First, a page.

The emergence of large-scale annotated datasets (Deng et al., 2009; Zhou et al., 2014; Lin et al., 2014) has undoubtedly been one of the key ingredients for the tremendous impact of deep learning on almost every computer vision task. However, there is a major issue with the supervised learning setup in large scale datasets: collecting and manually annotating those datasets requires great amount of human effort.
As an alternative, self-supervised learning aims at learning discriminative visual features by designing auxiliary tasks where the target labels are free to obtain. These labels provide supervision for the training of computer vision models the same as in supervised learning, but could be directly obtained from the training data, either from the image itself (Doersch et al., 2015; Pathak et al., 2016) or from a complementary modality that is found naturally correlated with it (Agrawal et al., 2015; Owens et al., 2016). Unlike supervised learning that learns visual features from the human generated semantic labels, the self-supervised learning scheme mines them from the nature of the data. Another class of methods is weakly-supervised learning, where training makes use of low level human annotations for solving more complex computer vision tasks. One such example is making use of per-image class labels for object detection (Bilen and Vedaldi, 2016; Oquab et al., 2015) in natural scene images.
In most cases, human generated data annotations consist of semantic entities in the form of textual information with different granularity depending on the vision task at hand: a single word to identify an object/place (classification), a list of words that describe the image (labeling), or a descriptive phrase of the scene shown (captioning). In this paper we propose that text found in illustrated articles can be leveraged as a form of image annotation to provide self-supervision, albeit being a very noisy one. The key benefit of this approach is that these annotations can be obtained for “free”.
Illustrated articles are ubiquitous in our culture: for example in newspapers, encyclopedia entries, web pages, etc. Their visual and textual content complement each other and provide an enhanced semantic context to the reader. In this paper we propose to leverage all this freely available multi-modal content to train computer vision algorithms.
Surprisingly, the use of naturally co-occurring textual and visual information has not been fully utilized yet for self-supervised learning. The goal of this paper is to propose an alternative solution to fully supervised training of CNNs by leveraging the correlation between images and texts found in illustrated articles. Our main objective is to explore the strength of language semantics in unstructured text articles as a supervisory signal to learn visual features.
We present a method we call TextTopicNet, that performs self-supervised learning of visual features by mining a large scale corpus of multi-modal web documents (Wikipedia articles). TextTopicNet makes use of freely available unstructured multi-modal content for learning visual features in a self-supervised learning setup.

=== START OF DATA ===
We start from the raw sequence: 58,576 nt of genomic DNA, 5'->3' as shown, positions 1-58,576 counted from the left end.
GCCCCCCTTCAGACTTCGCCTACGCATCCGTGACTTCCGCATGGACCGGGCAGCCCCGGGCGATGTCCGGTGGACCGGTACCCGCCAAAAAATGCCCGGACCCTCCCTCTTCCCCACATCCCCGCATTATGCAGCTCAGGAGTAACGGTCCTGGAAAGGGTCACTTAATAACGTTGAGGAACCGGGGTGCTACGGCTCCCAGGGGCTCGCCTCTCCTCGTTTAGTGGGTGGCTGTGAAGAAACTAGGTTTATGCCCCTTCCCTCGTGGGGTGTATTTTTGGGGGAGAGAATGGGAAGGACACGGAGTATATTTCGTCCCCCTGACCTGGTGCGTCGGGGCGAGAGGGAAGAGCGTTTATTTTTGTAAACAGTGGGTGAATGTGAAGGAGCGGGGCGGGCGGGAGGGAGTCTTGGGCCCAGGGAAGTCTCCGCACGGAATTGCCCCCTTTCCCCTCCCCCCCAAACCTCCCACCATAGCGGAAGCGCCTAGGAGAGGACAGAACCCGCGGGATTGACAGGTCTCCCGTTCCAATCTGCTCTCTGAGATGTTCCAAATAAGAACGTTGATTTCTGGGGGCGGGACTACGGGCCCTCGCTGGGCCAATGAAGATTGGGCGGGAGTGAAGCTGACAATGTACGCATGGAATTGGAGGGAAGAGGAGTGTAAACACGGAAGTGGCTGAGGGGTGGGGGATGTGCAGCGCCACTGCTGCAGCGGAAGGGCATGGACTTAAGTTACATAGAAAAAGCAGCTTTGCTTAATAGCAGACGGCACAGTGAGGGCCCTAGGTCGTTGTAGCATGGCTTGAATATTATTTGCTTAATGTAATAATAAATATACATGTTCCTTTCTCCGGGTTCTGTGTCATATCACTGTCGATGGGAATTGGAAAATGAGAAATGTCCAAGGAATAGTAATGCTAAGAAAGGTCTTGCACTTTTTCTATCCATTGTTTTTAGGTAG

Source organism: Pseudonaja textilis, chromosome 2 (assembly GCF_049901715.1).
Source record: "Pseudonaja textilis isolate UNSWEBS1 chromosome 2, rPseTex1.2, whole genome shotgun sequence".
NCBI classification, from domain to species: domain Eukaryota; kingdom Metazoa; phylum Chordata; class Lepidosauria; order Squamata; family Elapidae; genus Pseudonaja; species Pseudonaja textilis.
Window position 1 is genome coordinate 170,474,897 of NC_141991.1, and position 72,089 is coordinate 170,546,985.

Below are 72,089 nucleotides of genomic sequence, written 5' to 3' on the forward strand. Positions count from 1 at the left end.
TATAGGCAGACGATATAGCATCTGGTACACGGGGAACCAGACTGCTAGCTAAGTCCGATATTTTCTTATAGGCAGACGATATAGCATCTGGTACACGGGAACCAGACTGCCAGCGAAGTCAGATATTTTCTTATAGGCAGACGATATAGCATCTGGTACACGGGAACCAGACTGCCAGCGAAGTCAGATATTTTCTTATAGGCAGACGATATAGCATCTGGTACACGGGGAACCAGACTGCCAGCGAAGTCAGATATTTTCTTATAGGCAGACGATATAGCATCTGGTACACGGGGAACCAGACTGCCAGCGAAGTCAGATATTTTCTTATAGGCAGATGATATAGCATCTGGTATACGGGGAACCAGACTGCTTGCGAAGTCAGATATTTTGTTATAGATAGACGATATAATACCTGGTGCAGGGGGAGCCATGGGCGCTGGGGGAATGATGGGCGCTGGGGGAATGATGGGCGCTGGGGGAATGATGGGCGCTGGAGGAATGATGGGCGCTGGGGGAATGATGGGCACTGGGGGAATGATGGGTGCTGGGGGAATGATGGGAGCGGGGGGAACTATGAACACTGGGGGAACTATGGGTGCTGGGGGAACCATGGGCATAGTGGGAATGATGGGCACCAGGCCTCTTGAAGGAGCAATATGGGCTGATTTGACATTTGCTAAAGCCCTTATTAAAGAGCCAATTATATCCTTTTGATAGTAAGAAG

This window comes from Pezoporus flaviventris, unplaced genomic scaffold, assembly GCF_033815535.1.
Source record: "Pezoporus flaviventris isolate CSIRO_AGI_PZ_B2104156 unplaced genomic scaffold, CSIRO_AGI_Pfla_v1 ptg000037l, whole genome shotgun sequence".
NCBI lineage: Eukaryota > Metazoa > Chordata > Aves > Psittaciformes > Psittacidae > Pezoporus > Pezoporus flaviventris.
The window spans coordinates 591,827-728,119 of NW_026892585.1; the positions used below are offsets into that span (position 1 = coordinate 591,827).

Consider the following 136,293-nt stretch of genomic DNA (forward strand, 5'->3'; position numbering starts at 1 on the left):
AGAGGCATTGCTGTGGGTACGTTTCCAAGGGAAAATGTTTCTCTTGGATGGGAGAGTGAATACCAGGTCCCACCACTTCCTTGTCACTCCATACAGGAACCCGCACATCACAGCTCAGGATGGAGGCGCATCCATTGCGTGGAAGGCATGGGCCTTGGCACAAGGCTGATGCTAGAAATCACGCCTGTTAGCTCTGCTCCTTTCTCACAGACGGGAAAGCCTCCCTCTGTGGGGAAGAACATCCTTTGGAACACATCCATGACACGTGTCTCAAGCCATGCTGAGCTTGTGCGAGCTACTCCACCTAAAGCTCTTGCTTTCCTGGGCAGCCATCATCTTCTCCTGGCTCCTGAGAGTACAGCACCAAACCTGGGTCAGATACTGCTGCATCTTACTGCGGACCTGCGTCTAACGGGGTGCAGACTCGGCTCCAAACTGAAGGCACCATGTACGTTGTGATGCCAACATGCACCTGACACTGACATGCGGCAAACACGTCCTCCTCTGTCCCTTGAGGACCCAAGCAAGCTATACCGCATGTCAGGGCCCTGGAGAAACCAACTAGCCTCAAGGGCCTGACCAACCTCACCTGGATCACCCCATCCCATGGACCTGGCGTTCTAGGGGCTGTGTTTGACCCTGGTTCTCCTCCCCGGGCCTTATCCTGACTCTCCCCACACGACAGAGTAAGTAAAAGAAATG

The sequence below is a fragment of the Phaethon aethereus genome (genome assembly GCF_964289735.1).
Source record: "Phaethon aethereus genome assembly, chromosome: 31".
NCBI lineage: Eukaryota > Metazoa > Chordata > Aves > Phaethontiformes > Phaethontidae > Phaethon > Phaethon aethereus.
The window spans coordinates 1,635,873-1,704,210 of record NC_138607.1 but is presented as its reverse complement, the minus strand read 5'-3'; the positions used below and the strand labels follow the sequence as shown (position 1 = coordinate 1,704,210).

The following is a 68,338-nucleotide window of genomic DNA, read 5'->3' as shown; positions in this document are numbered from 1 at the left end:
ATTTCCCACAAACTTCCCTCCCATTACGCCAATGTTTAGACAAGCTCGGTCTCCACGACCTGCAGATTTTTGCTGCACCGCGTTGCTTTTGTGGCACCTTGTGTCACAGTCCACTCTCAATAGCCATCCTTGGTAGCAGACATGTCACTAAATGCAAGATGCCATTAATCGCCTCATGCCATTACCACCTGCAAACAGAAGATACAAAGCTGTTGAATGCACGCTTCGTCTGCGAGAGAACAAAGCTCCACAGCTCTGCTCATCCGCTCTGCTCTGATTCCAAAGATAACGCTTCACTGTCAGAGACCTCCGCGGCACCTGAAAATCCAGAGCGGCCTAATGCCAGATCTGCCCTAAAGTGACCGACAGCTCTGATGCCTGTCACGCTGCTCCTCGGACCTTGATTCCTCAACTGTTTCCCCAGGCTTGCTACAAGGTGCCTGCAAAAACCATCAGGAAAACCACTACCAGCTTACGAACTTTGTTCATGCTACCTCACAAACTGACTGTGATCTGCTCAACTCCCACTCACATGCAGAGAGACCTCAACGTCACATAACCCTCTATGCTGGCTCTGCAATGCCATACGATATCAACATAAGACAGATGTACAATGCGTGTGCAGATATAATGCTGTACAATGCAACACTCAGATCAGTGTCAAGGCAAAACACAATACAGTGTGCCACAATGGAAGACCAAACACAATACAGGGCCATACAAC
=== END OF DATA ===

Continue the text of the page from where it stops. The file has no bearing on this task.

We claim that it is feasible to learn discriminative features by training a CNN to predict the semantic context in which a particular image is more probable to appear as an illustration. As illustrated in Figure 1 our method consists in applying a text embedding algorithm to the textual part to obtain a vectorial text representation and then use this representation as the supervisory signal for visual learning of a CNN. We investigate the use of various document level and word level text embeddings of articles, and we empirically find that the the best practice is to represent the textual information at the topic level, by leveraging the hidden semantic structures discovered by the Latent Dirichlet Allocation (LDA) topic modeling framework (Blei et al., 2003).
As illustrated in Figure 2, the intuition behind using topic-level semantic descriptors is that the amount of visual data available about specific objects or fine-grained classes (e.g. a particular animal) is limited in our data collection, while it would be easy to find enough images representative of broader object categories (e.g. “mammals”). As a result of this approach the expected visual features that we learn are generic for a given topic, but still useful for other, more specific, computer vision tasks.
By training a CNN to directly project images into a textual semantic space, TextTopicNet is not only able to learn visual features from scratch without any annotated dataset, but it can also perform multi-modal retrieval in a natural way without requiring extra annotation or learning efforts.
This paper is an extended version of the work previously published in CVPR 2017 (Gomez et al., 2017). Following are the contributions in this paper:
We provide an extension of our previous method (Gomez et al., 2017) and show that the idea of self-supervised learning using illustrated articles is scalable and can be extended to a larger training dataset (such as the entire English Wikipedia).
We experimentally demonstrate that TextTopicNet outperforms recent self-supervised or naturally supervised methods on standard benchmark evaluations. We extend our previous analysis to the more challenging SUN397 (Xiao et al., 2010)
dataset, where TextTopicNet substantially reduces the performance gap between self-supervised and supervised training on ImageNet(Deng et al., 2009).